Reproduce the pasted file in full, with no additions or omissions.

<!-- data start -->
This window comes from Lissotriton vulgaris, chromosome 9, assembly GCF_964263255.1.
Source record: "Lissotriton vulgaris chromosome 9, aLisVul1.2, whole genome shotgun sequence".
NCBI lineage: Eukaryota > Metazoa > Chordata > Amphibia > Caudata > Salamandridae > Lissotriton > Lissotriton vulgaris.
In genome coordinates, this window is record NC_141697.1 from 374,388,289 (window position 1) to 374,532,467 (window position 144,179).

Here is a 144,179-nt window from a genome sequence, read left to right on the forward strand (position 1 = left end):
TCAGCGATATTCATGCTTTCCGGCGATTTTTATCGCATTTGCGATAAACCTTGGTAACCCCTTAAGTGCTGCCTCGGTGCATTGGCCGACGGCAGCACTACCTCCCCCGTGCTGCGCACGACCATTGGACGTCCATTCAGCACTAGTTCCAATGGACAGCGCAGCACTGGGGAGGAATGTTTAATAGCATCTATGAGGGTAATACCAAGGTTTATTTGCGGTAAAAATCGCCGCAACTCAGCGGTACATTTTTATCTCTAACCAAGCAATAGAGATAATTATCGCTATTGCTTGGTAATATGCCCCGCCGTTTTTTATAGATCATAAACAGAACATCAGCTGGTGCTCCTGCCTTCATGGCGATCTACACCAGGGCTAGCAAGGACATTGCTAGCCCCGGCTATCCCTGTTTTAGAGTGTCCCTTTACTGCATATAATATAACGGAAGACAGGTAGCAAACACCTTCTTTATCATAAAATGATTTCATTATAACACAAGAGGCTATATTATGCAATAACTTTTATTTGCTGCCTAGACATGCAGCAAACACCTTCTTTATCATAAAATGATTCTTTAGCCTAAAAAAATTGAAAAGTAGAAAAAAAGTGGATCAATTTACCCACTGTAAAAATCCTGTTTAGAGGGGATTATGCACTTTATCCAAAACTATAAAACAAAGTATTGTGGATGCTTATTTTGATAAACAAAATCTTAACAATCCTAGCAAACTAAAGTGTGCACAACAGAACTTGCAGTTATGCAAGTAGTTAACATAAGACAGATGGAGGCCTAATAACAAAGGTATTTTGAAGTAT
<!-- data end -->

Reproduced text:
This window comes from Lissotriton vulgaris, chromosome 9, assembly GCF_964263255.1.
Source record: "Lissotriton vulgaris chromosome 9, aLisVul1.2, whole genome shotgun sequence".
NCBI lineage: Eukaryota > Metazoa > Chordata > Amphibia > Caudata > Salamandridae > Lissotriton > Lissotriton vulgaris.
In genome coordinates, this window is record NC_141697.1 from 374,388,289 (window position 1) to 374,532,467 (window position 144,179).

Here is a 144,179-nt window from a genome sequence, read left to right on the forward strand (position 1 = left end):
TCAGCGATATTCATGCTTTCCGGCGATTTTTATCGCATTTGCGATAAACCTTGGTAACCCCTTAAGTGCTGCCTCGGTGCATTGGCCGACGGCAGCACTACCTCCCCCGTGCTGCGCACGACCATTGGACGTCCATTCAGCACTAGTTCCAATGGACAGCGCAGCACTGGGGAGGAATGTTTAATAGCATCTATGAGGGTAATACCAAGGTTTATTTGCGGTAAAAATCGCCGCAACTCAGCGGTACATTTTTATCTCTAACCAAGCAATAGAGATAATTATCGCTATTGCTTGGTAATATGCCCCGCCGTTTTTTATAGATCATAAACAGAACATCAGCTGGTGCTCCTGCCTTCATGGCGATCTACACCAGGGCTAGCAAGGACATTGCTAGCCCCGGCTATCCCTGTTTTAGAGTGTCCCTTTACTGCATATAATATAACGGAAGACAGGTAGCAAACACCTTCTTTATCATAAAATGATTTCATTATAACACAAGAGGCTATATTATGCAATAACTTTTATTTGCTGCCTAGACATGCAGCAAACACCTTCTTTATCATAAAATGATTCTTTAGCCTAAAAAAATTGAAAAGTAGAAAAAAAGTGGATCAATTTACCCACTGTAAAAATCCTGTTTAGAGGGGATTATGCACTTTATCCAAAACTATAAAACAAAGTATTGTGGATGCTTATTTTGATAAACAAAATCTTAACAATCCTAGCAAACTAAAGTGTGCACAACAGAACTTGCAGTTATGCAAGTAGTTAACATAAGACAGATGGAGGCCTAATAACAAAGGTATTTTGAAGTAT